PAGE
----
We’d have to get our bikes on board and stow them near the doors as quickly as possible. To facilitate this, Danica turned our handlebars 90 degrees which made it easier to stack the bikes four at a time on the train.

The RER train took us to Versailles in less than 20 minutes. We stopped at the farmer’s market where we shopped for nearly an hour, loading up with enough bread, meats, cheeses, fruit and wine to hold a grand picnic lunch on the grounds of the Versailles Gardens.

The Palace of Versailles was established to house the Royal Family just outside Paris. The idea was that it would lend an air of mystery to the Royals. “What were they doing out there?” the Parisians would wonder.

After years of taxation–an 80% tax rate, with 3/4 of that going straight to Versailles, the people of France rose up mounted a successful revolution.

Only one word could come to mind when riding around the gardens, past the guest house and Marie Antoinette’s villa. Opulence.

We parked ourselves at the end of the cross-shaped lake looking back at the palace at the other end of the pond.

We broke out the food on the thick grass and had a good laugh about the troublesome trip from Boston three days earlier. One of the flight attendants, Elaine, couldn’t decide if having to scrape off the vomit from her shoe was worth getting a five-day layover.

We met up with two girls from Houston who were touring Europe, a nice couple from New Jersey and we even toasted the 21st birthday of one of the riders.

I managed to shoot a short video of the relaxed and enjoyable ride so far.

It’s just about impossible to walk the entire gardens in a day, but with a bike it was simple and fun to get around. Versailles was one of the largest Palaces in the world.

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We could have stayed at that spot all day, watching the airplanes fly over to land at a local small airport, eating the world’s freshest strawberries and raspberries, but we needed to bike back to the palace for our grand tour inside.

Many people walk these gardens, but there’s just no way to really see it all unless you take a bike. The beach cruisers that Fat Tire uses were rather comfortable to ride all day. That is until someone loses a chain.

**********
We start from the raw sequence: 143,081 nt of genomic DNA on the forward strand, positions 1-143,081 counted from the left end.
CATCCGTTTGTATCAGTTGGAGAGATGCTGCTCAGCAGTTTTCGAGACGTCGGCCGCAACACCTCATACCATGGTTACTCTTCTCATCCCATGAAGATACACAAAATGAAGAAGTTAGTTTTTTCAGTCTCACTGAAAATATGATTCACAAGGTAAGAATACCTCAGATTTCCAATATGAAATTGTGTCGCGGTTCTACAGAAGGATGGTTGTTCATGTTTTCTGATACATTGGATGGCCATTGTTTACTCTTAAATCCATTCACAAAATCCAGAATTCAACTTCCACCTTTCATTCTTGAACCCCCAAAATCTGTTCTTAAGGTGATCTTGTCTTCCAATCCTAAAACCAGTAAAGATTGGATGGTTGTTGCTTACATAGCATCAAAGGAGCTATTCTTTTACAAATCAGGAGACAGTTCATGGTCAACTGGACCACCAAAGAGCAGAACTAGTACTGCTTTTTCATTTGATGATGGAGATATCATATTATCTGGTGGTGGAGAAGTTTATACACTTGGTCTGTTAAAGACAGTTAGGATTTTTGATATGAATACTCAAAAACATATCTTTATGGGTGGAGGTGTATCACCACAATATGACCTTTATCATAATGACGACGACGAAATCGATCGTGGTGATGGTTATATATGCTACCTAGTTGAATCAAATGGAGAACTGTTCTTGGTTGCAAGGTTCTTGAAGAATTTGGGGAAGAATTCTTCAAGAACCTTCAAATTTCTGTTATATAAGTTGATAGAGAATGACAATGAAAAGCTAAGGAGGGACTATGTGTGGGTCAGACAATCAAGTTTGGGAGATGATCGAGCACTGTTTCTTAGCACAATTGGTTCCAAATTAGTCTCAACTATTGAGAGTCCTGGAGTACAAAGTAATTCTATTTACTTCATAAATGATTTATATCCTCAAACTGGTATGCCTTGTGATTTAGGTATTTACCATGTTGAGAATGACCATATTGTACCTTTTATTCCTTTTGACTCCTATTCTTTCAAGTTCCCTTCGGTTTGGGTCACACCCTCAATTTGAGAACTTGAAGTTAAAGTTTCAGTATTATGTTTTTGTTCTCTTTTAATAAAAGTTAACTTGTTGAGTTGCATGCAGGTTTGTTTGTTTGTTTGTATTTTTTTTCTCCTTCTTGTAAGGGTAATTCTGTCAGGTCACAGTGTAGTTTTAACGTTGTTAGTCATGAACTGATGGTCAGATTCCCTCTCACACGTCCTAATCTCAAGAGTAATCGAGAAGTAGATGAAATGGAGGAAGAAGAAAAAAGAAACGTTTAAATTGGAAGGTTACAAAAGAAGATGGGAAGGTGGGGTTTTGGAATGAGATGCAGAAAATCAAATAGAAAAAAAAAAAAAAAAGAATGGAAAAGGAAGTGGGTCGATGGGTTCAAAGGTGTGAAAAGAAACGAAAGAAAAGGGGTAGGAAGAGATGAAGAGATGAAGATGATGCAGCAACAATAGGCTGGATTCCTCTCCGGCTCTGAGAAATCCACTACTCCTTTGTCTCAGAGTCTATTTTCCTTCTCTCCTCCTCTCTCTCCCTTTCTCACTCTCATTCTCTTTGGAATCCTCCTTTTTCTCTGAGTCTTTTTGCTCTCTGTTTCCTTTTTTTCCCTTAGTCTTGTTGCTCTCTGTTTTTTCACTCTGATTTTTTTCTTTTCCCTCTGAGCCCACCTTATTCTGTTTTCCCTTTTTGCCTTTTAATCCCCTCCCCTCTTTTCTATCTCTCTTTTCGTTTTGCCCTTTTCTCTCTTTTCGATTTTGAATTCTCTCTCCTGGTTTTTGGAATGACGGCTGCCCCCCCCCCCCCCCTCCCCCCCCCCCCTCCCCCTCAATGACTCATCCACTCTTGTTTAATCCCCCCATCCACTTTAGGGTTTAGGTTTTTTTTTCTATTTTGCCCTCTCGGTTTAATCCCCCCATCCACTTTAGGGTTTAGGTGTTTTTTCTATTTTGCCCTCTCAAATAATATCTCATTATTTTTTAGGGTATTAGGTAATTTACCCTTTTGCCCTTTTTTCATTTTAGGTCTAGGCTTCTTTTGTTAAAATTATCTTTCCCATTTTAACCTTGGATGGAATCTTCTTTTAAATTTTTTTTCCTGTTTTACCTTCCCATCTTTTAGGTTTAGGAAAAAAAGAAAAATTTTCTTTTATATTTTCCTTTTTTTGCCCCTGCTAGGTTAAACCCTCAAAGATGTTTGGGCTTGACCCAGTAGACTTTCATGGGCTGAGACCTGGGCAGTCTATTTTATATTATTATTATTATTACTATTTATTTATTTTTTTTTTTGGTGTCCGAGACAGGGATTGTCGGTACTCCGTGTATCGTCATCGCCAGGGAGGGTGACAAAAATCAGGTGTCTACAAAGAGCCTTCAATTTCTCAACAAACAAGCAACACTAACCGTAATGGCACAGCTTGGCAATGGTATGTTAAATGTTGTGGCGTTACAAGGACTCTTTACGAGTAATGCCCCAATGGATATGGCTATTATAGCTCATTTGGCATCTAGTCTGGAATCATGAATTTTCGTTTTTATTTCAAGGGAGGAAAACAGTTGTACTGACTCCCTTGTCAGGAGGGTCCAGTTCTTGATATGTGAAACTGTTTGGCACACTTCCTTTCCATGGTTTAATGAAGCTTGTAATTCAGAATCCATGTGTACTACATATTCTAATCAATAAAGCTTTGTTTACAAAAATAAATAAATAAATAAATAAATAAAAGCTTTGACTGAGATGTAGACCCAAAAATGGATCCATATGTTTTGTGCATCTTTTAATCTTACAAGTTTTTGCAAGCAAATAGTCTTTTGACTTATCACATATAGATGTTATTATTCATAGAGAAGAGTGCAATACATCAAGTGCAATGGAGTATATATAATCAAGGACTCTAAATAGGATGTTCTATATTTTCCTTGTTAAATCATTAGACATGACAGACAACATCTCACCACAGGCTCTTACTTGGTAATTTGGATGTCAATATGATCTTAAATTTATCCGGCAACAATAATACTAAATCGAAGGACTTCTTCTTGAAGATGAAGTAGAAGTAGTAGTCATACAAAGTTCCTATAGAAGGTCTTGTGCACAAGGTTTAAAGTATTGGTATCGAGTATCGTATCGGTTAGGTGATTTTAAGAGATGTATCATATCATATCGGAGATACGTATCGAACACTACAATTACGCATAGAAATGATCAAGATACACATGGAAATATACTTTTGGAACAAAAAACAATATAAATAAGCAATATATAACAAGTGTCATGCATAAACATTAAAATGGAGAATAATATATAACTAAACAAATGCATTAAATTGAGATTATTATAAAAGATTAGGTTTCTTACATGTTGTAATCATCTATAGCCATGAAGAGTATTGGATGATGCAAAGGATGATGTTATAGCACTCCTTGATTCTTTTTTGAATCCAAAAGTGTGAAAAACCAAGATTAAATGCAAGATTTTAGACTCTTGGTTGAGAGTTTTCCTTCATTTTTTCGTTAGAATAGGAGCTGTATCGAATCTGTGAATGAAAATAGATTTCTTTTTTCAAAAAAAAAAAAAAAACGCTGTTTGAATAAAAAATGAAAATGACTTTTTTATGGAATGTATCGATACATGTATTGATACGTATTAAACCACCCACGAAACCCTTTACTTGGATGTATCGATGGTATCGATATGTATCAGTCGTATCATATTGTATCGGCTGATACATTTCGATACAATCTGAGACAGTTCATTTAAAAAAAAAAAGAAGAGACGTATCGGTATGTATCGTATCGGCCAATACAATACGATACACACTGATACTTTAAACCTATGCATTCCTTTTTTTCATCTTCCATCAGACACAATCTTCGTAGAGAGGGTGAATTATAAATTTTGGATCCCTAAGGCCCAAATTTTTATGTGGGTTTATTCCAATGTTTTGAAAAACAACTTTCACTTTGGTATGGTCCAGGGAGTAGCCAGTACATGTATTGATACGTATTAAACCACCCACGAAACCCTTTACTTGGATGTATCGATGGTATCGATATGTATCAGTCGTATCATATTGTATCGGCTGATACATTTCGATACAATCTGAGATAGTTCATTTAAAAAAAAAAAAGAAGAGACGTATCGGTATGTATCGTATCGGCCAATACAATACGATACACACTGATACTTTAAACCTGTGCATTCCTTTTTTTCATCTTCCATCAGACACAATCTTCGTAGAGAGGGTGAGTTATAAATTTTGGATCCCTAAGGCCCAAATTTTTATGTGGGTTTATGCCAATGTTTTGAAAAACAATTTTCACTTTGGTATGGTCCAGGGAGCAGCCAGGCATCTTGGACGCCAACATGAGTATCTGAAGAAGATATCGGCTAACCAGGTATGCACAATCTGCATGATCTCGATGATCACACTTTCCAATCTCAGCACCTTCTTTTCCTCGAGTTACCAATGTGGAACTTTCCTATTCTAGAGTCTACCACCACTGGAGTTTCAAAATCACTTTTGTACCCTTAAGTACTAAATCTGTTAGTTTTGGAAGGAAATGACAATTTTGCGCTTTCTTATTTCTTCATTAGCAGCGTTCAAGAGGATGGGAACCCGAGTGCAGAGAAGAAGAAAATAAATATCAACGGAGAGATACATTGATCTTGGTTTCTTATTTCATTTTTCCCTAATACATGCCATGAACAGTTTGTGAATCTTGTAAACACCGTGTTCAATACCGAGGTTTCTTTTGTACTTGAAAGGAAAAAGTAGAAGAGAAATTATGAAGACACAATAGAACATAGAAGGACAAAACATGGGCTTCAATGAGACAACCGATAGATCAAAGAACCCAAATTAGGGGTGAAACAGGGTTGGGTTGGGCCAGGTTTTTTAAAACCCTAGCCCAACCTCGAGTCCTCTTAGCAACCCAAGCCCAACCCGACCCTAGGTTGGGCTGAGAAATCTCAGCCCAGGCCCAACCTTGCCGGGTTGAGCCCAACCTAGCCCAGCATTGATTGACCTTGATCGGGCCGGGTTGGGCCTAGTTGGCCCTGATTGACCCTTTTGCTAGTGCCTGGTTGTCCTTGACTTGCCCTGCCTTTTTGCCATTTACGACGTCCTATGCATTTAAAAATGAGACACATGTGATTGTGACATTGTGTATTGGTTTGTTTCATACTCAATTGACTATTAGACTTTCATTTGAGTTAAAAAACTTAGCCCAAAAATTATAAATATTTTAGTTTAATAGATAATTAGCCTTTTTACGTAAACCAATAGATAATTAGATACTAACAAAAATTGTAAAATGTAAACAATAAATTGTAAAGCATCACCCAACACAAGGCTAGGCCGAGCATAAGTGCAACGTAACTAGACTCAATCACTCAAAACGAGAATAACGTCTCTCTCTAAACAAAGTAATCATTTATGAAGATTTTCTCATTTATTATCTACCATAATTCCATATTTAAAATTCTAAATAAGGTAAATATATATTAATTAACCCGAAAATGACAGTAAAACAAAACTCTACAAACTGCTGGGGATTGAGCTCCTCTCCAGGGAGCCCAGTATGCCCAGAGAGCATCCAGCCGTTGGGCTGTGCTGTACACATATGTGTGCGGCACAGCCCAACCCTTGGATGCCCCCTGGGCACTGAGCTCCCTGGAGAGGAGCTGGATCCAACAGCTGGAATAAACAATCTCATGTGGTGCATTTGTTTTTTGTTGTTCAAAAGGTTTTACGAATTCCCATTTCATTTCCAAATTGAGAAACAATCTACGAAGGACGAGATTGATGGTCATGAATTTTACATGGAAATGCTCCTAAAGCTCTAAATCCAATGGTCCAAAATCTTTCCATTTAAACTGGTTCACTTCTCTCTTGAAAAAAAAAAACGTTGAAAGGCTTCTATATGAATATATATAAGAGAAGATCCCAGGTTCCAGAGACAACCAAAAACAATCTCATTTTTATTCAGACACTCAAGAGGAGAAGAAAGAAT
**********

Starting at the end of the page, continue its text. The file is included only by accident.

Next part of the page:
The scale at which this palace was constructed is hard to imagine. Marble columns everywhere, a hand-dug lake, and a Palace that takes over an hour just to tour the half of the home open to the public.

Inside, they give you a headset, and you simply put in the number of the room you’re in and it describes what you’re seeing. The furniture in the Palace is mostly removed to help the flow of traffic through each room. There were times where I’d call it heavy traffic indeed.

The “Hall of mirrors” was fantastic. Mirrors were incredibly rare in those days, so they would use polished silver to make these mirrors. In fact, I ran across some graffiti on one of the silver panes. If you look close, you’ll see it was scratched into the mirror in 1842.

The room everyone wants to see is, of course, the bedroom of Marie Antoinette. I stopped there for a moment to send a text message to everyone I knew via twitter “Spending father’s day in Marie Antoinette’s bedroom!”

After returning our bikes in Paris, we jumped on the Metro for the trip back to our hotel. There was talk of getting together for dinner again that night, but we were all so tired, we decided to skip food in favor of some extra sleep. I was still plenty full from the hour-long picnic.

The next morning we joked about the possibility of another cancellation. We were unanimous in all wanting to get home at this point. My nine-days in a row of flying had already turned into 11 days, and I really needed to get home to give my wife a break from the kids and a bit of respite.

It might sound like 11 days in a row at work is a marathon, and I certainly thought it was, but I realize that my wife Linda has her hands full with the kids every day without a break while I’m gone. I honestly don’t know how she does it.

The marathon wasn’t quite over, though. I would only have one day off before heading out for another three-day trip to–you guessed it–Paris again. But I’m not complaining, I swear! My family on the other hand…well, let’s just say it was time to bring something home on the next trip.

I’ll leave you with a gallery of other photos from our Versailles trip. Thanks for coming along!


Cockpit Chronicles takes you along on every one of Kent’s trips as a co-pilot on the Boeing 757 and 767 out of Boston.